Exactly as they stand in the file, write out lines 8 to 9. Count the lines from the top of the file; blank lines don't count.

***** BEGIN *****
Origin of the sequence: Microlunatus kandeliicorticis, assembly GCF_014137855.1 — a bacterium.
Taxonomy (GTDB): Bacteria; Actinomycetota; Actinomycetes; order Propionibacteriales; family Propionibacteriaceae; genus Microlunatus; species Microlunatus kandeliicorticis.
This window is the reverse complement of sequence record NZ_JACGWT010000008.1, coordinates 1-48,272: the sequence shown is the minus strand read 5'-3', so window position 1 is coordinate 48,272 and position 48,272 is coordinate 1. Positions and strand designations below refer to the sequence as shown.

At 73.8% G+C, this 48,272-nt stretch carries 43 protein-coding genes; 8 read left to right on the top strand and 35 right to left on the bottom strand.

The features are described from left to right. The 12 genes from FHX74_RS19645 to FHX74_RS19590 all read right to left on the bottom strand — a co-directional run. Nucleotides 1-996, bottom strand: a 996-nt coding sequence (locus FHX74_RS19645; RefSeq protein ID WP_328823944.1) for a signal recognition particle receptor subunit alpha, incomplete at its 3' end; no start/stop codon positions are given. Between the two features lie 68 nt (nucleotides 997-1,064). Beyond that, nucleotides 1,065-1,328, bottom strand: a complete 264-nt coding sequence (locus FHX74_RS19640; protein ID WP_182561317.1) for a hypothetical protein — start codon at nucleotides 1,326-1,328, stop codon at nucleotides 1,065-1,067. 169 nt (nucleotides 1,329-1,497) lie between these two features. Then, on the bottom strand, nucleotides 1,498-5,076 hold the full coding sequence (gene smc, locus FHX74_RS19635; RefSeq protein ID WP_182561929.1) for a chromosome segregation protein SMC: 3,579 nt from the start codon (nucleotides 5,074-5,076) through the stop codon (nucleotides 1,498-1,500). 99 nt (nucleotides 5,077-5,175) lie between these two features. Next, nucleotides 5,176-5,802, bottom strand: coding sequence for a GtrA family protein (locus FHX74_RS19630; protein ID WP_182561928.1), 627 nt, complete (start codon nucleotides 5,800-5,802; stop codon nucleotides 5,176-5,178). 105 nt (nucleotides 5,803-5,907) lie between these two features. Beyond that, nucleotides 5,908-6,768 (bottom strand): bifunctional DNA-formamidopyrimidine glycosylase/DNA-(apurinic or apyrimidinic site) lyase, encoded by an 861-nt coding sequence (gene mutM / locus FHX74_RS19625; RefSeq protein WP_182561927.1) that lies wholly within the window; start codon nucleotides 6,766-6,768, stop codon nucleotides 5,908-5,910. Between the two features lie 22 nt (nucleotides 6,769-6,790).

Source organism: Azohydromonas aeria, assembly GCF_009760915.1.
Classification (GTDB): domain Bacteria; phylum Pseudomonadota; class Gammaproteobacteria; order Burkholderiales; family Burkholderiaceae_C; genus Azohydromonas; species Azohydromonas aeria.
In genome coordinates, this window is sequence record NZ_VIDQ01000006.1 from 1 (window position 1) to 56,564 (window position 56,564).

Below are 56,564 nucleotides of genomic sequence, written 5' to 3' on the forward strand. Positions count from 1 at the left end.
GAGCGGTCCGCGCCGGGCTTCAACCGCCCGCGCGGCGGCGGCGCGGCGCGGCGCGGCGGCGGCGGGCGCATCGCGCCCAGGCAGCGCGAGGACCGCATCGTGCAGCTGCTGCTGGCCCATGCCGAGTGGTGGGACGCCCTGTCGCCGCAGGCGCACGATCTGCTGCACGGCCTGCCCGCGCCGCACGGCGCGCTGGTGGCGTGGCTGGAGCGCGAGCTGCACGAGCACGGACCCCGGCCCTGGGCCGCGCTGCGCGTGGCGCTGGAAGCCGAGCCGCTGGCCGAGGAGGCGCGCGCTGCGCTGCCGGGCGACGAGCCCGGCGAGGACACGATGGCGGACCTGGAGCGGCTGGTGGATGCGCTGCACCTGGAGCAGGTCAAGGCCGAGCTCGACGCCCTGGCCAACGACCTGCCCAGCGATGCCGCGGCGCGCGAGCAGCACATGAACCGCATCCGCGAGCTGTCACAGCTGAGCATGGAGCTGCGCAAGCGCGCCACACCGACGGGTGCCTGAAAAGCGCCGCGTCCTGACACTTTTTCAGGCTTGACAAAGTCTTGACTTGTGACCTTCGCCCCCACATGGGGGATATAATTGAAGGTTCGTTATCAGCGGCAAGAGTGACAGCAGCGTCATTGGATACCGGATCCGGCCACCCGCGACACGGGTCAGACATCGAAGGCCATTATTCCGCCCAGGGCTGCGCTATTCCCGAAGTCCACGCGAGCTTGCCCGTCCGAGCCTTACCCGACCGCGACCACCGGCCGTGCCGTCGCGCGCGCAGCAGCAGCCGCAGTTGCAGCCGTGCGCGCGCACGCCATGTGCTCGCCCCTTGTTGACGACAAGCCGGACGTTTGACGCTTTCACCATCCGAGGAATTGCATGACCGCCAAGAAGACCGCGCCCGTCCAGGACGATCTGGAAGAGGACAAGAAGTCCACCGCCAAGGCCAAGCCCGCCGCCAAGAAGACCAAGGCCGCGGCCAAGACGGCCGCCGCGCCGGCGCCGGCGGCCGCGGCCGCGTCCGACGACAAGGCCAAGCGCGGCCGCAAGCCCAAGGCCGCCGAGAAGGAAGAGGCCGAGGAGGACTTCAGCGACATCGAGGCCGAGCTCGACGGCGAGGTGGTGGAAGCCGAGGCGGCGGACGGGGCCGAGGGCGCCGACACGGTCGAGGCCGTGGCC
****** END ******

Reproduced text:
In genome coordinates, this window is sequence record NZ_VIDQ01000006.1 from 1 (window position 1) to 56,564 (window position 56,564).

Below are 56,564 nucleotides of genomic sequence, written 5' to 3' on the forward strand. Positions count from 1 at the left end.